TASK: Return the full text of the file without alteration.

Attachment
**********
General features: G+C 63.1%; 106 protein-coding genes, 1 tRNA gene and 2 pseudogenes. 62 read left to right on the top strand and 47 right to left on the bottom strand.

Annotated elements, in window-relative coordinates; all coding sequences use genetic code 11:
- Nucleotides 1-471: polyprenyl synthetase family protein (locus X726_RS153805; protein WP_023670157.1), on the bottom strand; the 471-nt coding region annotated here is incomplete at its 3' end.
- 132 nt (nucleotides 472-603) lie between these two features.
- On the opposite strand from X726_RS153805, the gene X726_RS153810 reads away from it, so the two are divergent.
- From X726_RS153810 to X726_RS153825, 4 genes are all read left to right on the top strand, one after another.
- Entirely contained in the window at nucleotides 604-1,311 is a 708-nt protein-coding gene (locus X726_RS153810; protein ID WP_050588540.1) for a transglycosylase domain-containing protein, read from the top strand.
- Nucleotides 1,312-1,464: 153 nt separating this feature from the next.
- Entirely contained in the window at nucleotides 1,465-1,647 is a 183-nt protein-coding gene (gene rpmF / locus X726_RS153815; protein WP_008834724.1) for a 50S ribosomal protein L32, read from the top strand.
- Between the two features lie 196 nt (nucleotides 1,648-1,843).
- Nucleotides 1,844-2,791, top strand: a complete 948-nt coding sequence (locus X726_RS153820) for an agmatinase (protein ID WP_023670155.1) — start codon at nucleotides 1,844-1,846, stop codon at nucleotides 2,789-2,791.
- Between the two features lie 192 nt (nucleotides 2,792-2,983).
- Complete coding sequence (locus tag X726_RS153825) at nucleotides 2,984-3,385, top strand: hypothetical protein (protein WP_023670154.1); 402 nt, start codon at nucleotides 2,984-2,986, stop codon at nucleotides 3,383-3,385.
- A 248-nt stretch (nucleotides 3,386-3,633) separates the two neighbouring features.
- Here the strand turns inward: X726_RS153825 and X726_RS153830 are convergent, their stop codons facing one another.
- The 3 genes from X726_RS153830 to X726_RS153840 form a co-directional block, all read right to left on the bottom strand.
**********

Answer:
General features: G+C 63.1%; 106 protein-coding genes, 1 tRNA gene and 2 pseudogenes. 62 read left to right on the top strand and 47 right to left on the bottom strand.

Annotated elements, in window-relative coordinates; all coding sequences use genetic code 11:
- Nucleotides 1-471: polyprenyl synthetase family protein (locus X726_RS153805; protein WP_023670157.1), on the bottom strand; the 471-nt coding region annotated here is incomplete at its 3' end.
- 132 nt (nucleotides 472-603) lie between these two features.
- On the opposite strand from X726_RS153805, the gene X726_RS153810 reads away from it, so the two are divergent.
- From X726_RS153810 to X726_RS153825, 4 genes are all read left to right on the top strand, one after another.
- Entirely contained in the window at nucleotides 604-1,311 is a 708-nt protein-coding gene (locus X726_RS153810; protein ID WP_050588540.1) for a transglycosylase domain-containing protein, read from the top strand.
- Nucleotides 1,312-1,464: 153 nt separating this feature from the next.
- Entirely contained in the window at nucleotides 1,465-1,647 is a 183-nt protein-coding gene (gene rpmF / locus X726_RS153815; protein WP_008834724.1) for a 50S ribosomal protein L32, read from the top strand.
- Between the two features lie 196 nt (nucleotides 1,648-1,843).
- Nucleotides 1,844-2,791, top strand: a complete 948-nt coding sequence (locus X726_RS153820) for an agmatinase (protein ID WP_023670155.1) — start codon at nucleotides 1,844-1,846, stop codon at nucleotides 2,789-2,791.
- Between the two features lie 192 nt (nucleotides 2,792-2,983).
- Complete coding sequence (locus tag X726_RS153825) at nucleotides 2,984-3,385, top strand: hypothetical protein (protein WP_023670154.1); 402 nt, start codon at nucleotides 2,984-2,986, stop codon at nucleotides 3,383-3,385.
- A 248-nt stretch (nucleotides 3,386-3,633) separates the two neighbouring features.
- Here the strand turns inward: X726_RS153825 and X726_RS153830 are convergent, their stop codons facing one another.
- The 3 genes from X726_RS153830 to X726_RS153840 form a co-directional block, all read right to left on the bottom strand.